Parent’s Failure to Provide Documentation of ADHD Diagnosis Does Not Justify LEA’s Delay in Conducting an Evaluation Under Section 504
In South Monterey County (CA) Joint Union High Sch. Dist., 112 LRP 28705 (OCR 04/18/12), OCR determined that a district’s duty to timely evaluate a child under Section 504 trumped any obligation a parent may have to produce documentation of a diagnosis.
Beginning in September 2010, the parent of a ninth-grader repeatedly sought a 504 evaluation for her son, who had been diagnosed with ADHD while attending his previous district. The student was earning D’s and F’s in his classes. School staff explained that the parent would need to produce a medical diagnosis of ADHD in order to obtain a 504 plan. The parent did not fulfill that request until January 2011, when she provided a former medical diagnosis received in 2004.
At that point, the district provided the student accommodations, including extended time to complete work and seating the child closer to the teacher but, failed to conduct a 504 plan evaluation. Between January 2011 and March 2012, the school still did not conduct an evaluation. Subsequently the student continued to receive D’s and F’s.
The parent filed a complaint with the Office of Civil Rights alleging the district denied the student FAPE by failing to conduct a timely evaluation.
OCR concluded that the student went a year and a half without being evaluated due to the district’s erroneous view that it could require a medical diagnosis as a prerequisite to a 504 plan. OCR pointed out that districts are required to evaluate a student within a reasonable time after a referral. While a medical assessment may be part of a district’s evaluation process, it cannot delay or deny an evaluation because it is waiting for the parent to produce a medical diagnosis. OCR observed that the district’s error was compounded by the fact that it never offered to pay for a medical evaluation. If an LEA requires a medical evaluation in order to determine eligibility, that evaluation must be at no cost to the parent which may result in seeking out a diagnosis elsewhere. Furthermore, the 504 plan that the district offered was presumptively inadequate and denied the student FAPE because it relied on an out-of-date diagnosis. The student’s continued poor performance bolstered that conclusion.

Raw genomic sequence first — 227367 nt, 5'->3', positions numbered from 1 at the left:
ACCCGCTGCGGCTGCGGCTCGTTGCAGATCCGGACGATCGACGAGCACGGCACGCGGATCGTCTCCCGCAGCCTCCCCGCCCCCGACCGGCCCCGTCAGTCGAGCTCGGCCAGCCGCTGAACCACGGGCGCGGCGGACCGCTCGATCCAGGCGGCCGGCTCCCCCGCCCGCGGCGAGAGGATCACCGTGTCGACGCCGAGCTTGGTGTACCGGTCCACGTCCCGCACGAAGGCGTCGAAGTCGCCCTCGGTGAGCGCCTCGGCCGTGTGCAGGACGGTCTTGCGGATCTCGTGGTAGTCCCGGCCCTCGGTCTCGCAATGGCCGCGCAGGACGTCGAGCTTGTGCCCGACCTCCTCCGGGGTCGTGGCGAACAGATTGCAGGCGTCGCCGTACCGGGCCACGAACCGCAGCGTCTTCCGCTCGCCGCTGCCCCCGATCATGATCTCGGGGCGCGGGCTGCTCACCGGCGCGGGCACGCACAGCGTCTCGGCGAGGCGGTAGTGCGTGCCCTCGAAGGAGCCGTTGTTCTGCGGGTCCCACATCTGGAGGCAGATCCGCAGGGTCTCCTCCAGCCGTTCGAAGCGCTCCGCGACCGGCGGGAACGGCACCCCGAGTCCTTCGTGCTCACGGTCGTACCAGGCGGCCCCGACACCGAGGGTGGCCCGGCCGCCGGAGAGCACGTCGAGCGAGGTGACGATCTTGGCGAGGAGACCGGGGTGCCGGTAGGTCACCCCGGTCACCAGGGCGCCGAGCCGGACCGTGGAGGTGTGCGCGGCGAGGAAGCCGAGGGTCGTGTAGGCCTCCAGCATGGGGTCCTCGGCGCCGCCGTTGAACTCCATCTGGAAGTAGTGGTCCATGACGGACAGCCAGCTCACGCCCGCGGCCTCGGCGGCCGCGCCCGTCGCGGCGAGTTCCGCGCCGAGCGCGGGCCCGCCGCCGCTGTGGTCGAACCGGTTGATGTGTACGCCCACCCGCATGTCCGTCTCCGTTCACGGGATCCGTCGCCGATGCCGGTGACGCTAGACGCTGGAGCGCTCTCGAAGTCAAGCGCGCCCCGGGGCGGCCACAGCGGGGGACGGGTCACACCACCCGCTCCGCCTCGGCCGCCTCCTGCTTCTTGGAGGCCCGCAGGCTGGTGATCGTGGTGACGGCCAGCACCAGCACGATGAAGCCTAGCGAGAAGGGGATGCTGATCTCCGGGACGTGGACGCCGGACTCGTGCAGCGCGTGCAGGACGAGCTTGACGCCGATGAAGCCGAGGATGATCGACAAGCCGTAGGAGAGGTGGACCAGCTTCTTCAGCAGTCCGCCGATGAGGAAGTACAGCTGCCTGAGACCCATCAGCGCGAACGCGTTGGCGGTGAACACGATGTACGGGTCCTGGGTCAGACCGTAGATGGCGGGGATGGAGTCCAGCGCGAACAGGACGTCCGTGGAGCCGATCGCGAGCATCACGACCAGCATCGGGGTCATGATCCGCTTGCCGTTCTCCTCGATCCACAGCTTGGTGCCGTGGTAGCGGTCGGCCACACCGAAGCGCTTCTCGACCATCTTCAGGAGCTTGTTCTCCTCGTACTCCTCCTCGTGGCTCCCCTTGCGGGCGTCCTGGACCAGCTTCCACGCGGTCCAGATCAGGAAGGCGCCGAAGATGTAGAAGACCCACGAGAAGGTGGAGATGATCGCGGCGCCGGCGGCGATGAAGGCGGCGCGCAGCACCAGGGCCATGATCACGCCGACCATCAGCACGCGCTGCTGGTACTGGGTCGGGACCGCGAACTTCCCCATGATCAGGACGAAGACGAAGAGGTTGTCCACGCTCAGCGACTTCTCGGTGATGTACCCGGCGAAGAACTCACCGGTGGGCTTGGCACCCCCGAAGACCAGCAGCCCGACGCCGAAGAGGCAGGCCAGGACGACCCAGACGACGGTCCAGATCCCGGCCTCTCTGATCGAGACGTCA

What this means for you:
- A note from a physician that includes a medical diagnosis is not required for determining eligibility under Section 504.
- If you believe a medical evaluation is necessary to determine eligibility, you may be required to pay for it.
The criteria for determining eligibility under Section 504 are broader, or more inclusive, than the categories of eligibility under the IDEA. Under Section 504, there is no list of disabling conditions. Rather a person with a disability is simply one who (1) has a physical or mental impairment which substantially limits one or more major life activities, (2) has a record of such an impairment, or (3) is regarded as having such an impairment. A person meets the requirements of being “regarded as having such an impairment’ if the individual establishes that he or she has been subjected to discrimination because of an actual or perceived physical or mental impairment whether or not the impairment limits or is perceived to limit a major life activity.